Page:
Heathrow has posted a loss of £321m for the first six months of the year, an improvement on the £466m it lost in January-June 2021, when pandemic travel restrictions were in force.
Although passenger numbers surged to 26.1m, compared with just 3.9m a year earlier, Heathrow says it also faced higher costs. It isn’t planning to pay a dividend to its shareholders for 2022 (a wise move, given the delays and lost baggage suffered by some passengers this year).
Heathrow claims that the summer getaway has “started well”, despite having to introduce a cap on passenger numbers to avoid further travel chaos.
It insists that it started planning nine months ago for the summer peak, and that its own resources are “on track”.
We have hired 1,300 people in the last 6 months and will have a similar level of security resource by the end of July as pre-pandemic
Instead, Heathrow points the finger at airlines for problems, such as the mountain of lost baggage that built up last month. It estimates that they have just 70% of airline ground handlers compared to pre-pandemic levels, due to cost-cutting in the pandemic.
In the second half of June, as departing passenger numbers regularly exceeded 100,000 a day, we started to see a worrying increase in unacceptable service levels for some passengers; an increase in delays to get planes on the stand, bags not traveling with passengers or being delivered very late to the baggage hall, low departure punctuality and some flights being canceled after passengers had boarded.
Rising costs and cancellations hit budget airlines Easyjet’s bottom line too. It has posted a pre-tax loss of £114m for April-June, including a £133m loss due to disruption and canceled flights.
That’s a better performance than the £318m loss in the same quarter last year.
EasyJet — one of the airlines which has struggled the most — flew 22m customers in the last quarter, up from 3m a year ago, and says:
The unprecedented ramp up across the aviation industry, coupled with a tight labor market, has resulted in widespread operational challenges culminating in higher levels of cancellations than normal.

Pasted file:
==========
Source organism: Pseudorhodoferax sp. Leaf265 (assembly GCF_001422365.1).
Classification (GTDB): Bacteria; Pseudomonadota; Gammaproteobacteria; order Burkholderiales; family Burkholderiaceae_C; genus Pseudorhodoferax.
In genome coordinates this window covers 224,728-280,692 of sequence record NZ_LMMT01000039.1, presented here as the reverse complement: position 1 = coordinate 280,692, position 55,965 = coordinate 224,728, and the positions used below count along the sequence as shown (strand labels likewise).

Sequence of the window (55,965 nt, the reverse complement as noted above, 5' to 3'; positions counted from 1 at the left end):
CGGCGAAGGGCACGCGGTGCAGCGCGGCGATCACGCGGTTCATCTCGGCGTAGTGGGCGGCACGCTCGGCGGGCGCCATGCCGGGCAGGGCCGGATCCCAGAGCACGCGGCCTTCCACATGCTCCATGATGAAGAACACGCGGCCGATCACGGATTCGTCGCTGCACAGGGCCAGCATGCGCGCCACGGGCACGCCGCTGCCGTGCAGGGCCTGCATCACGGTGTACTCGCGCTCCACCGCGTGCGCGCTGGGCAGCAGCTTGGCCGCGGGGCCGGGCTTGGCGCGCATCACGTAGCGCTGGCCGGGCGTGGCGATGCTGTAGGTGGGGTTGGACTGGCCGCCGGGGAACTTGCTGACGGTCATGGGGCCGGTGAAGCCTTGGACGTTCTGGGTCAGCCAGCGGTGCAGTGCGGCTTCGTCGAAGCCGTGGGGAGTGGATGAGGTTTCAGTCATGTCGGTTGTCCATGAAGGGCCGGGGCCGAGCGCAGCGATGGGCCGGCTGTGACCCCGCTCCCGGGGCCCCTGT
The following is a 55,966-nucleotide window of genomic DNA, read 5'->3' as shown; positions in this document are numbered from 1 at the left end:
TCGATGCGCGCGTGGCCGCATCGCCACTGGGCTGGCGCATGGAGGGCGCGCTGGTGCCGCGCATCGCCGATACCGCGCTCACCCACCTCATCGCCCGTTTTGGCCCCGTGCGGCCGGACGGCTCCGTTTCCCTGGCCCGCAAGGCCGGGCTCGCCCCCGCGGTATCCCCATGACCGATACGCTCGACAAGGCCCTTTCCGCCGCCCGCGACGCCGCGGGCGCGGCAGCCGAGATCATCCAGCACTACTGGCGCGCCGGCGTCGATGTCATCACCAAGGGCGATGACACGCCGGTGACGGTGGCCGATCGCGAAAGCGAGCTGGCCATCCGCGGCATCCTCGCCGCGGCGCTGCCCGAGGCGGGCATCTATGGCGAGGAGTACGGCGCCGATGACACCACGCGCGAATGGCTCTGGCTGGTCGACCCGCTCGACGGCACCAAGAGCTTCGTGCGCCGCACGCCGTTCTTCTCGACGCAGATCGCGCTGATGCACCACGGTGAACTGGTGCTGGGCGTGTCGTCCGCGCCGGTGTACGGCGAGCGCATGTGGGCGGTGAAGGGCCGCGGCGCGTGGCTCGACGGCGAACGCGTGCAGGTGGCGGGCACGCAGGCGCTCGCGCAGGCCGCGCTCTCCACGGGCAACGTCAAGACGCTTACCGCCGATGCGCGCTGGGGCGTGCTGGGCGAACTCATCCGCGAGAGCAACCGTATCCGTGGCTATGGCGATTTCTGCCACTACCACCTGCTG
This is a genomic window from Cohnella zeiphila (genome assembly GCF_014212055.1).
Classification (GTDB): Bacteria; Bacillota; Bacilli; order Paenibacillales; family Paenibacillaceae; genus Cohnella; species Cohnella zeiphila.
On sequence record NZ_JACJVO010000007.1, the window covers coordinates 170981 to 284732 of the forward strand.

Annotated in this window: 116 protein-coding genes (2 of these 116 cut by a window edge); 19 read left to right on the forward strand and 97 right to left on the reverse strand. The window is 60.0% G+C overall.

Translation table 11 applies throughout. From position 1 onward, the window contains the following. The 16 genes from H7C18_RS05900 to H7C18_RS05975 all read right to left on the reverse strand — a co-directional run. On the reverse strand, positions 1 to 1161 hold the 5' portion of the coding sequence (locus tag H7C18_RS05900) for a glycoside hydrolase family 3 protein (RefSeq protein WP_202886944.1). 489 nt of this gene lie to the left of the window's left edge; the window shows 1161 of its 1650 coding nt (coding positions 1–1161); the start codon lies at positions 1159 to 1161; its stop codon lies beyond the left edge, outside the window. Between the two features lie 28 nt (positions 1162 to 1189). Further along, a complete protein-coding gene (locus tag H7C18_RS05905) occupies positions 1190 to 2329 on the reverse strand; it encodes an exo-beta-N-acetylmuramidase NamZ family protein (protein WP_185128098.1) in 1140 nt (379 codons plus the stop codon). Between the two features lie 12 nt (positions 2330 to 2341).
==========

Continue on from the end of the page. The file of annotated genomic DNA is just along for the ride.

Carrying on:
Those cancellations mean easyJet operated 95% of its planned schedule in Q3, with some customers seeing their flights canceled at the last minute.
Also coming up today
The International Monetary Fund is expected to downgrade its global growth forecasts for 2022 and 2023 today, when it releases its updated World Economic Outlook.
Last week, IMF chief Kristalina Georgieva warned that the war in Ukraine had put more pressure on commodity and food prices, while global financial conditions are tightening more than expected, and global supply chains were still struggling.
European energy ministers will meet in Brussels today to discuss proposals to cut their gas use by 15% from August to March, with several countries having negotiated exemptions or softer rules.
Some governments, such as Spain, had opposed a blanket target, although yesterday’s news that Gazprom has cut flows to Europe highlights the growing risks of shortages this winter.
Supply fears have pushed wholesale gas prices close to their highest levels in four months, meaning consumers could face even higher bills this winter.
And this morning, a group of MPs have warned the UK government must immediately provide additional support to households, or risk millions plunging into “unmanageable” debt and damage to the economy.
European stock markets are set for a muted start, with the FTSE 100 called a little higher.
- 11am BST: CBI’s distributive trades survey of UK retailers
- 2pm BST: The IMF publishes its updated World Economic Outlook
- 2pm BST: US house price index for June
- 3pm BST: US consumer confidence report for July